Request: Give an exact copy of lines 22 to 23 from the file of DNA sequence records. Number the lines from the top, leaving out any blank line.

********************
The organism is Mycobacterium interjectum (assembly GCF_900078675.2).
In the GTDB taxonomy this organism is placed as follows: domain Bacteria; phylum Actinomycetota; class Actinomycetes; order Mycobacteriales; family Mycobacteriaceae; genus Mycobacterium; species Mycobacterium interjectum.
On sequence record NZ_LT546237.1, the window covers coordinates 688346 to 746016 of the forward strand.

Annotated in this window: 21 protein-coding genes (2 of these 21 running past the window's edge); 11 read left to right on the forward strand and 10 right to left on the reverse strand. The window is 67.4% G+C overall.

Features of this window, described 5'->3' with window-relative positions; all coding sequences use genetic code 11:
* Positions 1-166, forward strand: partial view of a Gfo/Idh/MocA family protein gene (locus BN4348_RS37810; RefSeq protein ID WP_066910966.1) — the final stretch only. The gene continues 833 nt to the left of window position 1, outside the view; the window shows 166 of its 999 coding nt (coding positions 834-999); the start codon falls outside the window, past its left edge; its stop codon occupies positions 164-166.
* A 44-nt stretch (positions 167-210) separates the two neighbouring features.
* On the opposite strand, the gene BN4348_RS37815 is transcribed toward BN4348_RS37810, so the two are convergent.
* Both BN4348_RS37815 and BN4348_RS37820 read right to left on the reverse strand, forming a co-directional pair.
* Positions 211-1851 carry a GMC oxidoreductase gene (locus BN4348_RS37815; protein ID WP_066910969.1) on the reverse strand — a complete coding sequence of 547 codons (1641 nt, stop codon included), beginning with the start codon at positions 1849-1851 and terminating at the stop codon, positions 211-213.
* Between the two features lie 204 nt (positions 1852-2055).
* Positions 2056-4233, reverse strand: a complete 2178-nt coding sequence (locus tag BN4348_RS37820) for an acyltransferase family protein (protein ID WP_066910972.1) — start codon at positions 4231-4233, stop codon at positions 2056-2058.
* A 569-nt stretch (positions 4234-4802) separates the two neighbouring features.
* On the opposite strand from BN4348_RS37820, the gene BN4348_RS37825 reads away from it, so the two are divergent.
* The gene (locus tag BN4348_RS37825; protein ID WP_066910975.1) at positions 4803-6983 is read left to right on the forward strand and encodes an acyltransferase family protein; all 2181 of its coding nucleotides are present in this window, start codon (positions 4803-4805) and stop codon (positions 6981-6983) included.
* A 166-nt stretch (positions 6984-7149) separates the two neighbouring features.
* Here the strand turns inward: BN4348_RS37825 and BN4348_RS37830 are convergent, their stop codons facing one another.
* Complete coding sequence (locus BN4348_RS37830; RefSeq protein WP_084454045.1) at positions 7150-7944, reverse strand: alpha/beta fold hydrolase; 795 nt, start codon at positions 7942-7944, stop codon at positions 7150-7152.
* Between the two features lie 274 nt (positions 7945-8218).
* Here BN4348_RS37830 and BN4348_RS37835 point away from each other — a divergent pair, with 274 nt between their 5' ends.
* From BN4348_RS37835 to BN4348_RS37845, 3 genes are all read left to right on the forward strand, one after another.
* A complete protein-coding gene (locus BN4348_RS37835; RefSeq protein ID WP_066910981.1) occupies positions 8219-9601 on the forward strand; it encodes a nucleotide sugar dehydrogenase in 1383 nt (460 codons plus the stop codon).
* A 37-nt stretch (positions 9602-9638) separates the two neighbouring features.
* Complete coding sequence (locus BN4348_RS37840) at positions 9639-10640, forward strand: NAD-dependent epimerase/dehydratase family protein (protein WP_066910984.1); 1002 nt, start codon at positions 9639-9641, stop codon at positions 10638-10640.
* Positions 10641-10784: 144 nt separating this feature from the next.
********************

* A complete protein-coding gene (locus BN4348_RS37835; RefSeq protein ID WP_066910981.1) occupies positions 8219-9601 on the forward strand; it encodes a nucleotide sugar dehydrogenase in 1383 nt (460 codons plus the stop codon).
* A 37-nt stretch (positions 9602-9638) separates the two neighbouring features.